• “eXplainable AI”; Instructor – Dr. Stanton Price; Many state-of-the-art machine learning methodologies have a black-box nature – you do not know what is going on inside; you give the black-box (trained deep learning model) input data, it processes the data, and gives back an output without any explanation behind the decision/prediction that was made. Developing highly effective deep learning models that are also interpretable and/or provide some level of intuition into how its decisions are made is becoming an essential necessity for most DoD and Department of Homeland Security (DHS) applications seeking to employ AI-based technologies into theater. This tutorial will focus on the latest research in the area of explainable AI, with a focus on machine learning-based computer vision applications relevant to the DoD (Intelligence, Surveillance, and Reconnaissance (ISR), targeting, etc.). Further, demos will be presented using MATLAB to illustrate practical use cases and highlight their strengths, weaknesses, and areas of open research.
     
  • Data Cleaning and Knowledge Management; Instructor – Dr. Jim Kyung-Soo Liew; This tutorial will review several real-world challenges and solutions with data cleaning, gathering, managing, and storing knowledge.  Participants will be actively engaged in a lively discussion reviewing case-studies filled with practical problems, obstacles, and solutions.  If data is the fuel for any successful AIproject, getting the data correct is imperative, but how correct does it have to be to drive Return on Investment (ROI)?  Topics covered include:  1) Cleaning Data-The Basics, 2) Extracting Value from Data, 3) Practical Strategies in Storing and Sharing Knowledge, and 4) Scaling Data Solutions to Fuel AI Success.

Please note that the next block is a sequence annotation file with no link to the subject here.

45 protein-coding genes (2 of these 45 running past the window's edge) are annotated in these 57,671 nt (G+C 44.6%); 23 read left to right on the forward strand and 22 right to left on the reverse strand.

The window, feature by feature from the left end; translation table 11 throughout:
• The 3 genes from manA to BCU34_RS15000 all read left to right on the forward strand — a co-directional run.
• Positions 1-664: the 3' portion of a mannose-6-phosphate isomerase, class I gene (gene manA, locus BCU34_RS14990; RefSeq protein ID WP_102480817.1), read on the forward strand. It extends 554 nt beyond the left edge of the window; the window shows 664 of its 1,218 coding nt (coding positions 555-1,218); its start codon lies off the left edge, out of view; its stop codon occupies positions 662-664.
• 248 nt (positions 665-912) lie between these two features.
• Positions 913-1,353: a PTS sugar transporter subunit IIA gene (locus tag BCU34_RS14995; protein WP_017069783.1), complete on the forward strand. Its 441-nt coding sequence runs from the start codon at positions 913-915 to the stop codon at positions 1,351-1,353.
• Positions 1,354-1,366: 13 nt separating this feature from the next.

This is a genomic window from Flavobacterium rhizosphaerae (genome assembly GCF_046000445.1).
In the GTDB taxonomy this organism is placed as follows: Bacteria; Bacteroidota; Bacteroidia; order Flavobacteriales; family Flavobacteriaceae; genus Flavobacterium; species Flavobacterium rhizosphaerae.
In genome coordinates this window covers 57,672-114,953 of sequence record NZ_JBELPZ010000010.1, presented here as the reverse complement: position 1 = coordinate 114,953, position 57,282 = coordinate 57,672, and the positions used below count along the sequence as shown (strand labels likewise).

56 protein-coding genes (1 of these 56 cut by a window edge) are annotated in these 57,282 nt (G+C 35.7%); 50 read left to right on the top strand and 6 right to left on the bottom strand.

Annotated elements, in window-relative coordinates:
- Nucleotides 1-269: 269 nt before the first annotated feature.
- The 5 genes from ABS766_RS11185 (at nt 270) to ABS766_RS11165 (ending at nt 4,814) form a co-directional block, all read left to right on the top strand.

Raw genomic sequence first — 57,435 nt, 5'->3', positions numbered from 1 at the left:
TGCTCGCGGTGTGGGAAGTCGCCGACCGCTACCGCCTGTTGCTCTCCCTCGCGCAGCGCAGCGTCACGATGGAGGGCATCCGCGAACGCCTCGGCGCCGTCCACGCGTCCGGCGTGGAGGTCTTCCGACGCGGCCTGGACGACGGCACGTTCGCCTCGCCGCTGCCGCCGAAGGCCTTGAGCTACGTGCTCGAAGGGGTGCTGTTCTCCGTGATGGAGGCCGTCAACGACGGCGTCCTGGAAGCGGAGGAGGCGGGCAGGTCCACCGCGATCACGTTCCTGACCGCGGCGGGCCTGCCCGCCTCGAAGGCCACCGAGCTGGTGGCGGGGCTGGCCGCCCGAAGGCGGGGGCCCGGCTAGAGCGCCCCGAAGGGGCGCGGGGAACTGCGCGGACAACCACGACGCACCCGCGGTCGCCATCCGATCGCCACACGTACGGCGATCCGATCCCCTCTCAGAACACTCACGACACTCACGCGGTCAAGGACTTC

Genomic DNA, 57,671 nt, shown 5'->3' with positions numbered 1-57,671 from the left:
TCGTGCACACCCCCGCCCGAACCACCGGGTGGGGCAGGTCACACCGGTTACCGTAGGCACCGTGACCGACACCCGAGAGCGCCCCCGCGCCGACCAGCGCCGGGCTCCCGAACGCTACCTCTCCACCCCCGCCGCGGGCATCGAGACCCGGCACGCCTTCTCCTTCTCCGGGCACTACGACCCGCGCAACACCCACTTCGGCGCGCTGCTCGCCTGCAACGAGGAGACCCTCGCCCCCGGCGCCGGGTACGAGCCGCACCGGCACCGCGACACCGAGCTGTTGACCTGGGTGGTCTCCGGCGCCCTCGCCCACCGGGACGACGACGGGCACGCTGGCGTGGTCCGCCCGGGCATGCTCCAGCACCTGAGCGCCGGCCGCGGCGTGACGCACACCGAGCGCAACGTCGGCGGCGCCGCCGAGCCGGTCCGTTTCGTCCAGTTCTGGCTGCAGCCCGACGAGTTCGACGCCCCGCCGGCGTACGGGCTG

If you are not familiar with Machine Learning, recommend you attend Dr. Nate Bastian’s “Approachable AI” tutorial, during the morning of 26 October, then attend – in the afternoon – Dr. Stanton Price’s “eXplainable AI” tutorial.

Registration

Payment Options

The "Invoice Me" option can only be used for the registration fee. If you need assistance registering please contact Ms. Tina Yan, tina.yan@mors.org

Non-Member
  
AI 3 Day Meeting
  
Member Non-Member
US Federal Government MORS Sponsor
Includes Optional Tutorial
$450 $550
US Federal Government MORS Sponsor
Tutorial Only
$100 $150
U.S. Federal Government
Includes Optional Tutorial
$500 $600
U.S. Federal Government
Tutorial Only
$125 $175
National Research Partner(IDA Only)
Includes Optional Tutorial
$523 $618
National Research Partner(IDA Only)
Tutorial Only
$125 $175
All Others
Includes Optional Tutorial
$550 $650
All Others
Tutorial Only
$150 $200

JHU/APL participants may contact Ms. Tina Yan, tina.yan@mors.org for discounted registration fees for JHU/APL staff only.

Security

Who can attend (Clearance Requirements):

This meeting is open to U.S. citizens and FVEY Partners (Australia, Canada, New Zealand, UK). Non U.S. citizens of U.S. allies may attend at the discretion of MORS. Non U.S. attendees will be notified if their registration to attend is not accepted.

Lodging

Homewood Suites Columbia/Laurel
Rate: $108
Address: 7531 Montpelier Road
Laurel, MD 20723
Phone: (240) 360-2725